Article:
Oh BizTalk, why dost thou mock me?

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Published 08 November 09 10:37 PM | Johan Hedberg

In any given integration project many different parties are involved. In some cases these parties have standard endpoints against which BizTalk operates and sometimes these endpoints are built as you go in the participating systems to meet a new demand. This is true for other types of projects as well – things get finished at different times – and you need to be able to work independent of each other during that time. What you often do determine very early in the project are the design of messages, schemas or APIs through which you exchange information. In many cases a BizTalk project can effectively use FILE send or receive ports that serve the same purpose as a One-Way send or receive port to say SAP would do at a later stage. But how about solicit-response send ports? What do you exchange these for?

In this post I’d like to introduce a way to handle solicit-response through the use of a catch all WCF Service. There any many ways in which to mock a service. The prime benefit with this approach is that you will be able to model your BizTalk solution the way you want it to be, without having to have access to the real service, and exchange the solicit-response port for it’s production or acceptance test counter parts at your convenience.

To achieve this we need something that let’s us send in any message, and based on some part of the message determine what message to send back, and the send it as a response.

WCF is a perfect candidate. It has functionality both to allow us to create methods that handles all incoming requests by specifying a wildcard (*) as the Action property, and accept any message and can send any message as a return. Using the Message base class it also allows us to easily create the response message, and populate the body of the message from the contents of a stream, such as a file (See the ‘Creating Messages from XmlReaders’ topic in the link).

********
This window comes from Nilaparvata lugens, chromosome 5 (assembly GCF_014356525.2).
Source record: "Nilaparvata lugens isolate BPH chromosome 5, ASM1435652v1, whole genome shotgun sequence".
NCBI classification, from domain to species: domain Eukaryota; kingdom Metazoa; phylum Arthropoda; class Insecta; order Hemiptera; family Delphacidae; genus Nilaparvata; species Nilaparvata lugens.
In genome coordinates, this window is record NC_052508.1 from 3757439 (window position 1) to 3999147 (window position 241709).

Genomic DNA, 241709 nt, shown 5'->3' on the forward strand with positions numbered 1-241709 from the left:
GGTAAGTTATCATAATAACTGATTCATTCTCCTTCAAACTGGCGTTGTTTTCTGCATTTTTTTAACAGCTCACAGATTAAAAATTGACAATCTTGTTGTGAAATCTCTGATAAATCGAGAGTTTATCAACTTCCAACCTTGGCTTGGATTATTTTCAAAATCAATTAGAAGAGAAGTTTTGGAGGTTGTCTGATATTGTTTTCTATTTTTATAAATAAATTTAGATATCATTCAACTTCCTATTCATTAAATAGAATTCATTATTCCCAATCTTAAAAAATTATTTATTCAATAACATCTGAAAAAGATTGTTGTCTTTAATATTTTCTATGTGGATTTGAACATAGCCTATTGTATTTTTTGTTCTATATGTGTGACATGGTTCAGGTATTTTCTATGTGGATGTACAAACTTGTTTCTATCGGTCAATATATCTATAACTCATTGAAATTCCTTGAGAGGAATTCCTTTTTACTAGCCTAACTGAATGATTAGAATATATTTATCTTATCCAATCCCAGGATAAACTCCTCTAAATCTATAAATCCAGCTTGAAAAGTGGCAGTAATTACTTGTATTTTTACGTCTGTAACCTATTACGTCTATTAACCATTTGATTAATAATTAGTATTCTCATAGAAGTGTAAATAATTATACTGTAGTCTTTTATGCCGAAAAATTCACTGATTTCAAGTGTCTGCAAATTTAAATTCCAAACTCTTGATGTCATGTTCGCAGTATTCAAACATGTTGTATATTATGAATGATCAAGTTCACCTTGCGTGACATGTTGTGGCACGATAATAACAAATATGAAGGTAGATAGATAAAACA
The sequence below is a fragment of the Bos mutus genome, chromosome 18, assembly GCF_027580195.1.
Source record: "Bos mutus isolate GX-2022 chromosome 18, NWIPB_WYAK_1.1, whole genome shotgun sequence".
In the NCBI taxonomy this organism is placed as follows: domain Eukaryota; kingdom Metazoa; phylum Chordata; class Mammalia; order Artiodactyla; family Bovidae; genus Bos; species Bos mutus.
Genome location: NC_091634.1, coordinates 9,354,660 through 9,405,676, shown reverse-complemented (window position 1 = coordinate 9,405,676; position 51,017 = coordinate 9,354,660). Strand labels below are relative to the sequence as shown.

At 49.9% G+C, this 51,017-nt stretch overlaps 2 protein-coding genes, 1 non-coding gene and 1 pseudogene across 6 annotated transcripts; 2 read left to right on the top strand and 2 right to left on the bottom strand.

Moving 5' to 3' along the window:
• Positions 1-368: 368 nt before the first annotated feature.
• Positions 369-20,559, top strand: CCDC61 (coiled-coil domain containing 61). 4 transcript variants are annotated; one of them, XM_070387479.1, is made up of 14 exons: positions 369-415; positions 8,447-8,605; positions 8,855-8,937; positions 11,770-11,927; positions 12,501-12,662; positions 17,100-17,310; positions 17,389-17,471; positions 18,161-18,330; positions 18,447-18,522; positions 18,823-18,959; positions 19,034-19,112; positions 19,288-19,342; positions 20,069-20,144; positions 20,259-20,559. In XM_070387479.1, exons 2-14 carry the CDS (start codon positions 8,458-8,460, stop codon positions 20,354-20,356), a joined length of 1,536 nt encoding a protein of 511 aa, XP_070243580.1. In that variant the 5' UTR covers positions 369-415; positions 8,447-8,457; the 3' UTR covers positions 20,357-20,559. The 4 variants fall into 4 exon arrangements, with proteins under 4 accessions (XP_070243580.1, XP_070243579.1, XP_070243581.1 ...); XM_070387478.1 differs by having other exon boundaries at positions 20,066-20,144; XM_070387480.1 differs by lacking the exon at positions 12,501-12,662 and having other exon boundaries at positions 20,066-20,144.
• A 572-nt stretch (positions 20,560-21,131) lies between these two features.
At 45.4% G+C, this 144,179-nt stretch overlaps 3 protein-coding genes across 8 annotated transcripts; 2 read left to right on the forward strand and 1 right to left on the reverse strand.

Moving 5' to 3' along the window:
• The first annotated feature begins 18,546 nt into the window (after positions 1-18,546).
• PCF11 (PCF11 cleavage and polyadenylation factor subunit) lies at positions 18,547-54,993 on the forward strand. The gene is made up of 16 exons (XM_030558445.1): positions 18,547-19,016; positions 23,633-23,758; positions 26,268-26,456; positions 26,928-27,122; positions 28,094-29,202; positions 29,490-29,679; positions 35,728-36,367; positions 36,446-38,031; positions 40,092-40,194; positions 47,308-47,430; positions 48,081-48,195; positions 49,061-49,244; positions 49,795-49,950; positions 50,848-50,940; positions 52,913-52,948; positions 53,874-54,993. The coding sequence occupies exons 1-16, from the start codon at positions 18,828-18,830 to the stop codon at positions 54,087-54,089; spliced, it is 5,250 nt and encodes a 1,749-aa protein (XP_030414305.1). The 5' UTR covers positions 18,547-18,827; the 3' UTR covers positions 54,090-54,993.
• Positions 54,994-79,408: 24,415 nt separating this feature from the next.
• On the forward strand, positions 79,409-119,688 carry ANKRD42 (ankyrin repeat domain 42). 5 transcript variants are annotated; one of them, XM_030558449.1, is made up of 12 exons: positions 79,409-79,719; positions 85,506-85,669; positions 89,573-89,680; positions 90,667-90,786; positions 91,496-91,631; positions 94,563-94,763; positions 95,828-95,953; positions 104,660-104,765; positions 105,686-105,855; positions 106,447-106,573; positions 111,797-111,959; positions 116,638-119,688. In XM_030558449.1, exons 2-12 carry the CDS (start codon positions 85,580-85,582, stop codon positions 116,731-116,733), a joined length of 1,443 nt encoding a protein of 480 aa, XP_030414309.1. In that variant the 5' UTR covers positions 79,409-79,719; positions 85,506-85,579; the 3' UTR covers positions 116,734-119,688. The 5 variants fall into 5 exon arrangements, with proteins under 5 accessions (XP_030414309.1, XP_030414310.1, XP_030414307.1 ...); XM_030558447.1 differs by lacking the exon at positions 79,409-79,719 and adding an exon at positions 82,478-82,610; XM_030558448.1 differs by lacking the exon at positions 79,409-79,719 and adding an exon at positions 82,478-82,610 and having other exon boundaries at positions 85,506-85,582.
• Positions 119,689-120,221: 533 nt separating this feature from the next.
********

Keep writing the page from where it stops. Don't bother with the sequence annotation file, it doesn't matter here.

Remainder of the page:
So what I did was I created a WCF Service, and added a method to catch all messages:

[OperationContract(Action = "*", ReplyAction="*")]
Message CatchAll(Message message);

In the implementation for this method I have include the following code:

FileStream stream = new FileStream(ResponseHelper.GetResponseFile(requestAction), FileMode.Open);
XmlDictionaryReader xdr = XmlDictionaryReader.CreateTextReader(stream, new XmlDictionaryReaderQuotas());
MessageVersion ver = OperationContext.Current.IncomingMessageVersion;
return Message.CreateMessage(ver, ResponseHelper.GetResponseAction(requestAction), xdr);

I have a small helper class that just helps me get data from the config, the config in turn looks like this:

<configSections>
  <section name="requestResponseHandling" 
type="ServiceHost.RequestResponseHandlingConfigSection, ServiceHost"/>
</configSections>
<requestResponseHandling>
  <actionList>
    <add requestAction="http://tempuri.org/IService1/GetData2" 
responseAction="http://tempuri.org/IService1/GetData2Response"
responseLocation="GetData2Response.xml" />
  </actionList>
</requestResponseHandling>

This enables me to add new responses to incoming requests without needing to rebuild the service to incorporate a new response. You could go crazy here with code and undertakings to reply based on some context or what not. In the case presented here I’m just making it simple and returning the same static message for all request that matches a certain requestAction.

Finally, put this in the host of your choice. In my case I’ve got IIS so I’m hosting it there. That will also cause changes to the web.config to automatically get loaded, so that’s happy times.

Using this from a client is super easy. Just point the address of the client endpoint towards this service instead. The only thing that might not be super simple (though still fairly simple) is that you need to know what the meat of the response will look like when serialized as a response (the body of the response message). That is you need to Generate a sample response message from your wsdl.

Now let’s look at how we can utilize this to mock services in BizTalk Server. Oh, but wait, that sounds like it would be a bit of work to do, but… no, that isn’t the case. In fact, once you have configured the WCF service the only thing you need to do is to point your Send port at this service instead of the system that would otherwise be there in it’s place. Loop closed.

Comments

# Benjy said on June 1, 2010 05:33 PM:

Hi Johan, This is a similar approach to what I have taken in my MockingBird project (mockingbird.codeplex.com). There the system also reads a config file to determine how to respond.

cheers,

benjy

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